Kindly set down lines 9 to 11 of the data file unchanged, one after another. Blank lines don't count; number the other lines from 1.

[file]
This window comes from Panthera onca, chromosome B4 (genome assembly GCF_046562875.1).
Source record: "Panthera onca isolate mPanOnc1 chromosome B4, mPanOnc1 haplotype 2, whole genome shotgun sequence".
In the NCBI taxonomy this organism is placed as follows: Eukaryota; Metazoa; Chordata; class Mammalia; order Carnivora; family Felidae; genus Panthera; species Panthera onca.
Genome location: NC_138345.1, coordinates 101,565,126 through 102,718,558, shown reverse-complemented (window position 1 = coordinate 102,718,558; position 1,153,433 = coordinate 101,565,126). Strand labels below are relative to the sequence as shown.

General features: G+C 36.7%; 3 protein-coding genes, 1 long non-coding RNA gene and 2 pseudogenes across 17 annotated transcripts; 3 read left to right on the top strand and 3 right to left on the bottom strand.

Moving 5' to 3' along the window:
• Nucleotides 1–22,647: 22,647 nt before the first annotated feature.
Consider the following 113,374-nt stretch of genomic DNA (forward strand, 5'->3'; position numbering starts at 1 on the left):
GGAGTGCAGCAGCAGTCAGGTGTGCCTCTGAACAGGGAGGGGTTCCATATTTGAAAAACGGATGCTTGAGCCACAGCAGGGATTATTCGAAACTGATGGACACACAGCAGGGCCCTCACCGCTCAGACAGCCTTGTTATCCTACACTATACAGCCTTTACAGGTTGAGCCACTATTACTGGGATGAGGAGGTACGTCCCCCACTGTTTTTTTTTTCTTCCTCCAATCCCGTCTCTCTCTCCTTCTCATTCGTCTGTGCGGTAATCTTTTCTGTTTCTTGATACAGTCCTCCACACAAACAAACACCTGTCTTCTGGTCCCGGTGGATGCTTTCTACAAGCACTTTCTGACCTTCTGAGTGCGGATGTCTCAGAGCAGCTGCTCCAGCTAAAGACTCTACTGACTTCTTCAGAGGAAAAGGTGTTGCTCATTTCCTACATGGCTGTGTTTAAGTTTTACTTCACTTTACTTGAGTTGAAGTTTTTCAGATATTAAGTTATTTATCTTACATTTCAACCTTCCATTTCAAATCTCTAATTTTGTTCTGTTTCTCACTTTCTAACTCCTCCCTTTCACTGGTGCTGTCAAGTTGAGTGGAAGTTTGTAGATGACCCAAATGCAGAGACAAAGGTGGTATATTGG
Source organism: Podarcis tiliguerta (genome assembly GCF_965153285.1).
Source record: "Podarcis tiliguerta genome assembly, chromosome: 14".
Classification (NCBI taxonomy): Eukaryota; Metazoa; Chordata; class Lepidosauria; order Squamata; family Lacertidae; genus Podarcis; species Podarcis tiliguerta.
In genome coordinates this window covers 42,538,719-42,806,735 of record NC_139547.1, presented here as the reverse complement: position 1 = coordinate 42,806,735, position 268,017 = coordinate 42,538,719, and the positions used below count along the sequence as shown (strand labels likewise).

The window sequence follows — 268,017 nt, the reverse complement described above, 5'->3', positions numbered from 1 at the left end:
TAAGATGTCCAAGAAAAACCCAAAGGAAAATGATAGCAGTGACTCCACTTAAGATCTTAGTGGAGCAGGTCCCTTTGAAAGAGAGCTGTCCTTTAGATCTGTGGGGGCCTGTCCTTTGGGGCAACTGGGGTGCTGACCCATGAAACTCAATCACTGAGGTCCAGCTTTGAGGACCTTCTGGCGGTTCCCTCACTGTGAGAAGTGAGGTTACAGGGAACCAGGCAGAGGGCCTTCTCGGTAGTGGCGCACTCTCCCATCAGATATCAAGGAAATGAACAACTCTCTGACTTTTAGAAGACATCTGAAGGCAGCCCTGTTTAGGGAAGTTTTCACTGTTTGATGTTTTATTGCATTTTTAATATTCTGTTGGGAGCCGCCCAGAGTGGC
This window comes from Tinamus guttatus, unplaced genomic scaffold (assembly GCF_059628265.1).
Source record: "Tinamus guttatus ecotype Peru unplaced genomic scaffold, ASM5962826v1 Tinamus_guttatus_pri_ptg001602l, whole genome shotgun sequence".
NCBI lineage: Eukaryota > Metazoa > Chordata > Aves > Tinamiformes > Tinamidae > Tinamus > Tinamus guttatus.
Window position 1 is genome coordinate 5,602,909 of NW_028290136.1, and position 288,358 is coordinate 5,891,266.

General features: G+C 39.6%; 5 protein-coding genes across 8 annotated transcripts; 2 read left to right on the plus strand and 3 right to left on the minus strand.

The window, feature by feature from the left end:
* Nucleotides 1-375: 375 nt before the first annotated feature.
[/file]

GGAGTGCAGCAGCAGTCAGGTGTGCCTCTGAACAGGGAGGGGTTCCATATTTGAAAAACGGATGCTTGAGCCACAGCAGGGATTATTCGAAACTGATGGACACACAGCAGGGCCCTCACCGCTCAGACAGCCTTGTTATCCTACACTATACAGCCTTTACAGGTTGAGCCACTATTACTGGGATGAGGAGGTACGTCCCCCACTGTTTTTTTTTTCTTCCTCCAATCCCGTCTCTCTCTCCTTCTCATTCGTCTGTGCGGTAATCTTTTCTGTTTCTTGATACAGTCCTCCACACAAACAAACACCTGTCTTCTGGTCCCGGTGGATGCTTTCTACAAGCACTTTCTGACCTTCTGAGTGCGGATGTCTCAGAGCAGCTGCTCCAGCTAAAGACTCTACTGACTTCTTCAGAGGAAAAGGTGTTGCTCATTTCCTACATGGCTGTGTTTAAGTTTTACTTCACTTTACTTGAGTTGAAGTTTTTCAGATATTAAGTTATTTATCTTACATTTCAACCTTCCATTTCAAATCTCTAATTTTGTTCTGTTTCTCACTTTCTAACTCCTCCCTTTCACTGGTGCTGTCAAGTTGAGTGGAAGTTTGTAGATGACCCAAATGCAGAGACAAAGGTGGTATATTGG
Source organism: Podarcis tiliguerta (genome assembly GCF_965153285.1).
Source record: "Podarcis tiliguerta genome assembly, chromosome: 14".